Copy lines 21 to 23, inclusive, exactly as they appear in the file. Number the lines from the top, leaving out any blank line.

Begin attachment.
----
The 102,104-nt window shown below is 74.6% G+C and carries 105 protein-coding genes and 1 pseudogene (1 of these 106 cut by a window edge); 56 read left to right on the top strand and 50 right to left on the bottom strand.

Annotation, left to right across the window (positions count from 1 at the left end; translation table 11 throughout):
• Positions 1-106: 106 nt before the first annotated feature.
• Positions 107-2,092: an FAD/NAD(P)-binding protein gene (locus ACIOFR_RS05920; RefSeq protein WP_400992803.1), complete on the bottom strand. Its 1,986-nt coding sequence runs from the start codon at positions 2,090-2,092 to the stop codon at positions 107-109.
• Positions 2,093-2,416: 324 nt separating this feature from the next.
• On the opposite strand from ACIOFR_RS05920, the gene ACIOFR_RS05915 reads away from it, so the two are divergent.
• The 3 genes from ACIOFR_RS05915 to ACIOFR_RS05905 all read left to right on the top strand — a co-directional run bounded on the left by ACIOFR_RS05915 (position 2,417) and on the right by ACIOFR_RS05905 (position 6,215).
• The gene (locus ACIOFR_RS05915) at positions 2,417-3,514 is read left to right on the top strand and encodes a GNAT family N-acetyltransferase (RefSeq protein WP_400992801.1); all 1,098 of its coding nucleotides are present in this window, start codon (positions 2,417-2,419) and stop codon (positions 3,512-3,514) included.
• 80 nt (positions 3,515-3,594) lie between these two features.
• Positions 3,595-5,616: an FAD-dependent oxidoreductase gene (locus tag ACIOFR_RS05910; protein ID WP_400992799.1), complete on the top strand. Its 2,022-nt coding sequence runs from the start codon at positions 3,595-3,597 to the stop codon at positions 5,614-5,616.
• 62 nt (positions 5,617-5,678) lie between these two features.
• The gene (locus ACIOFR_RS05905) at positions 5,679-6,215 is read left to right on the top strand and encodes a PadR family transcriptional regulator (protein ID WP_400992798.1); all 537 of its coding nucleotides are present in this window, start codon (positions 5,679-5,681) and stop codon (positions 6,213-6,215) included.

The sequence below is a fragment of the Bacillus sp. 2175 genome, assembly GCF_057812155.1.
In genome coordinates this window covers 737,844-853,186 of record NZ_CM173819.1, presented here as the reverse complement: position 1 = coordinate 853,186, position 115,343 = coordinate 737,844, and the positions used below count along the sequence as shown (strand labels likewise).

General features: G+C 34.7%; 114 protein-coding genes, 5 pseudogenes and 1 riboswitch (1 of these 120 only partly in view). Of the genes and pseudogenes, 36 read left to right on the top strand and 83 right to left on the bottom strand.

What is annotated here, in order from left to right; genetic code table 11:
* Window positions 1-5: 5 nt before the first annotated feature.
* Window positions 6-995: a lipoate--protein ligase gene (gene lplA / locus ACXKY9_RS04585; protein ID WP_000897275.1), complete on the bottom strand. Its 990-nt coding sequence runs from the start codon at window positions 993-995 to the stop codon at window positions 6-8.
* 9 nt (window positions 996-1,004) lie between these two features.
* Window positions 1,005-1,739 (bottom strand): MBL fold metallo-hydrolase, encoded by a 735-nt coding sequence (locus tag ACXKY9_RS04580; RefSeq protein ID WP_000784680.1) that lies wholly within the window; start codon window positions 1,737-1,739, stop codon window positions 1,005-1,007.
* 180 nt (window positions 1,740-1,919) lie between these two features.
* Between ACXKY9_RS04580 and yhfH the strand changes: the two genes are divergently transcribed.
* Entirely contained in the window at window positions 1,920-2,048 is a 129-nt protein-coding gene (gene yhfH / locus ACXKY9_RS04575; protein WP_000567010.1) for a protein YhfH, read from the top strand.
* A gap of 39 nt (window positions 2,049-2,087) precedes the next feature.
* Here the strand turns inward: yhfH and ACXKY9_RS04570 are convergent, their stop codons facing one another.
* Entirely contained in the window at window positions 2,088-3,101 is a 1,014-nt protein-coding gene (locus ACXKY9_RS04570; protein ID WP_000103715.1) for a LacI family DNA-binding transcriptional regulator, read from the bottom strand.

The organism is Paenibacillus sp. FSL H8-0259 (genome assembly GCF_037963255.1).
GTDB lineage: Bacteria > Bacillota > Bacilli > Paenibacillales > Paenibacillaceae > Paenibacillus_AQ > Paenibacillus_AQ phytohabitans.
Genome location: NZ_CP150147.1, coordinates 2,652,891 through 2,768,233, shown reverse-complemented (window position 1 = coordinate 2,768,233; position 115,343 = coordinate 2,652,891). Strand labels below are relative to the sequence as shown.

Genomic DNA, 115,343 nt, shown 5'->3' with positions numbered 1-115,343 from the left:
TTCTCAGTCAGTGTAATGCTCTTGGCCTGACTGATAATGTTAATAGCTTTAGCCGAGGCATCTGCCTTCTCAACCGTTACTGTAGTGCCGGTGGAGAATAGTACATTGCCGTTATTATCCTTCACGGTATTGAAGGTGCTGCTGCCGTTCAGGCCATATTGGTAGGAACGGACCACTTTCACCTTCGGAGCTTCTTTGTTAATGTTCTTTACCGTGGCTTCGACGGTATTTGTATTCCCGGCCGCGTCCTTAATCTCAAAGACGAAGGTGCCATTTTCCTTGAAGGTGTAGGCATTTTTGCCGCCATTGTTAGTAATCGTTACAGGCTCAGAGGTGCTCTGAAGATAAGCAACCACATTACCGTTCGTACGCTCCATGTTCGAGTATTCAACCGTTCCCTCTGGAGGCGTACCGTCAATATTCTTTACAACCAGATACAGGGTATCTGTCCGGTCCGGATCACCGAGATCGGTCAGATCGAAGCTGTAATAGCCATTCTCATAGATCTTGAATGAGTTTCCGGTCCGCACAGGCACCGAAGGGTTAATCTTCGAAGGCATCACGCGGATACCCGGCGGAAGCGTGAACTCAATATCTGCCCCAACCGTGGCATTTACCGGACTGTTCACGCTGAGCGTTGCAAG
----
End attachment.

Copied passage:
* 180 nt (window positions 1,740-1,919) lie between these two features.
* Between ACXKY9_RS04580 and yhfH the strand changes: the two genes are divergently transcribed.
* Entirely contained in the window at window positions 1,920-2,048 is a 129-nt protein-coding gene (gene yhfH / locus ACXKY9_RS04575; protein WP_000567010.1) for a protein YhfH, read from the top strand.